One of the most negative results of the commercialisation of agriculture is the total dependence by the farmer on external sources for all his farming inputs, including seeds. Whereas earlier farmers used to save and share their seeds, today they depend wholly upon seed companies for their requirements. Indigenous seeds are more suitable to a particular region or situation than any hybrid variety.
There are a number of reasons why it makes sense to use indigenous or traditional seeds (called heirloom seeds in the West). Compared to hybrid seeds, they are hardy, pest-resistant, withstand unfavorable conditions in the area of their origin, require less water and nutritional inputs, fit in better in the organic method of farming and may even have special characteristics such as nutrition, fragrance or colour,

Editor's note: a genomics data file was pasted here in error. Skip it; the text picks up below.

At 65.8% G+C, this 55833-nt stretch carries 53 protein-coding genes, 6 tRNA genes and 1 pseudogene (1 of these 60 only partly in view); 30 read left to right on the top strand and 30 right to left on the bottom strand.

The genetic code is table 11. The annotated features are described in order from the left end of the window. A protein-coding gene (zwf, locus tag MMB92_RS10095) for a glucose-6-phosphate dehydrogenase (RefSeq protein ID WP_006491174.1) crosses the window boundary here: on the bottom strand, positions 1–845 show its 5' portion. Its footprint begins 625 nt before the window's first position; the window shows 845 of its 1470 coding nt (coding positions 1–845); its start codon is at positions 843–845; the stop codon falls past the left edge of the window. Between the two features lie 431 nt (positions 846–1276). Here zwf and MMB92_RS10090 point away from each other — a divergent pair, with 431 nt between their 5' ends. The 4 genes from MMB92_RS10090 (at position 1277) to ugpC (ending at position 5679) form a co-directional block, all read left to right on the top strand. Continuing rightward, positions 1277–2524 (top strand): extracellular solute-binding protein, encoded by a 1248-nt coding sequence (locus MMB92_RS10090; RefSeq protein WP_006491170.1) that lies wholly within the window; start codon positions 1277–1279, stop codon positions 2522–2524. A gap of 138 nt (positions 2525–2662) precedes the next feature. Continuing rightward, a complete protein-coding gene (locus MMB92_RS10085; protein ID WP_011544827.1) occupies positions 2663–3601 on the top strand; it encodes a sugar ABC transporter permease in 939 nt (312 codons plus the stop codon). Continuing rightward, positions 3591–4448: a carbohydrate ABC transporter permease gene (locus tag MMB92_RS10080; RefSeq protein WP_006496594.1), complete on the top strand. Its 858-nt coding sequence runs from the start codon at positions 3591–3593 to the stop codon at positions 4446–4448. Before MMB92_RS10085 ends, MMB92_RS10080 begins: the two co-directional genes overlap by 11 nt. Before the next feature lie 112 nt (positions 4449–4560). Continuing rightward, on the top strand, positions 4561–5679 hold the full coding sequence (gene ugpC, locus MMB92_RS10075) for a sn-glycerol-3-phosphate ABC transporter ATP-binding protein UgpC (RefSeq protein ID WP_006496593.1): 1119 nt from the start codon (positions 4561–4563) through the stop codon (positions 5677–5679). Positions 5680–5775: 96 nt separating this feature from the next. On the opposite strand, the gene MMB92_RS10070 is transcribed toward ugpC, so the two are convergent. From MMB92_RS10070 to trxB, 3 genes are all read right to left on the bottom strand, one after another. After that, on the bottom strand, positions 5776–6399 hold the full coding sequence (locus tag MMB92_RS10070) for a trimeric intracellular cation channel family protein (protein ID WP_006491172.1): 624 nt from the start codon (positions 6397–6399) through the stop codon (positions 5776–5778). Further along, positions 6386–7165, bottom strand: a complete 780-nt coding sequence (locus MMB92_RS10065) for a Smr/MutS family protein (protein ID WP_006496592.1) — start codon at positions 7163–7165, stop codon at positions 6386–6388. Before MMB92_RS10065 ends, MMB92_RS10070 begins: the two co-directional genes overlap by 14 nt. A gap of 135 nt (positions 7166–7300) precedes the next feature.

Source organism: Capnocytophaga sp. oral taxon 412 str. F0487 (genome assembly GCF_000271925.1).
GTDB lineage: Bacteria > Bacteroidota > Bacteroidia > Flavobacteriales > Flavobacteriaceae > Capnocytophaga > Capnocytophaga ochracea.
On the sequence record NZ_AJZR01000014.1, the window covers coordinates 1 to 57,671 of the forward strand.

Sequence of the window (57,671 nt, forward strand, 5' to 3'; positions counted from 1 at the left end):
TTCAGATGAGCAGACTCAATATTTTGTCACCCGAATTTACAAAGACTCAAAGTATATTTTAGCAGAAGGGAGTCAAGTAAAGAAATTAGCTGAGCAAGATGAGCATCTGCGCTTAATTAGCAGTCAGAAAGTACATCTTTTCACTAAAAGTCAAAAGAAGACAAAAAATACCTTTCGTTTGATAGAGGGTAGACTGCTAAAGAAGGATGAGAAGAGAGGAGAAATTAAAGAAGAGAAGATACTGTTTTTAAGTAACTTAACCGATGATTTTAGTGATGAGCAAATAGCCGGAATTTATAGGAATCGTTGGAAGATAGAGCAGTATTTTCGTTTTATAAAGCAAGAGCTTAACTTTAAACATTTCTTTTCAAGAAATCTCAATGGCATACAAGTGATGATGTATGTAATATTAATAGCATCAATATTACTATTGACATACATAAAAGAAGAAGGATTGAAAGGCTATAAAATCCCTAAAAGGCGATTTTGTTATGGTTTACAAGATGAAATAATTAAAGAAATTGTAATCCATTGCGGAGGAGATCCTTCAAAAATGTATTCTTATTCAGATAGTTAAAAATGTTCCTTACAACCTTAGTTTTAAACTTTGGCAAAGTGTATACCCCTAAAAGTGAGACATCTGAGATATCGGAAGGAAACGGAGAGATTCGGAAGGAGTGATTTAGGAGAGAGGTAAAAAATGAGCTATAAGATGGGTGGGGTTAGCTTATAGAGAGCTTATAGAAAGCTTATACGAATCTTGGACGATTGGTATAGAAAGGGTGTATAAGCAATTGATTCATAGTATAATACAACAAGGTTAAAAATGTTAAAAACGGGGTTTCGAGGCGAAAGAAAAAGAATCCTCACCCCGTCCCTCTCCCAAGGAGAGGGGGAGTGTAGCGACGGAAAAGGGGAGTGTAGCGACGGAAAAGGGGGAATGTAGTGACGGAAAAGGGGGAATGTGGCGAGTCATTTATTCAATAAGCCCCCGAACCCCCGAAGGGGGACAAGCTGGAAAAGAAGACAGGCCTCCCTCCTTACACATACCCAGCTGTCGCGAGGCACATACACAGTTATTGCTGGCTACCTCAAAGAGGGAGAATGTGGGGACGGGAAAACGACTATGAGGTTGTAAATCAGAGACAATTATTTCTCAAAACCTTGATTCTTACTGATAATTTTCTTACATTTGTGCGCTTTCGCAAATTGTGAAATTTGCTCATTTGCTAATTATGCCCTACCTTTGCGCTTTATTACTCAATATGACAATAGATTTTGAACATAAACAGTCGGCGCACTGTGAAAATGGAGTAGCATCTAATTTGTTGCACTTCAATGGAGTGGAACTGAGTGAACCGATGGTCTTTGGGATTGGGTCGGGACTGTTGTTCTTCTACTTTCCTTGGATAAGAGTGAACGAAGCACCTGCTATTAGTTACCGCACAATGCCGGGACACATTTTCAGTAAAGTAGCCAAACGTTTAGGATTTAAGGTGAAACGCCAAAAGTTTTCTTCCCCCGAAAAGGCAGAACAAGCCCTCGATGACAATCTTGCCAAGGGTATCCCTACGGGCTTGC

Hybrid seeds on the other hand are developed for very specific situations and have precise water and nutritional requirements, generally on the higher side. They are also more prone to pest attacks and diseases. Besides being costlier, hybrids cannot be saved or shared with any benefit to the farmers. In fact, even where improved varieties are not hybrids, it is usually illegal for farmers to save or share such seeds. In some western countries, it is now illegal for farmers to share or sell even their local seed varieties on the grounds that the seeds are not certified!
However, all this does not mean that just about any indigenous seed should be freely used by farmers. As with hybrids, all varieties are not suitable for commercial cultivation. Many farmers save seeds selectively after seeing the vigour and growth of individual plants. This is an old tradition and is and needs to be continued.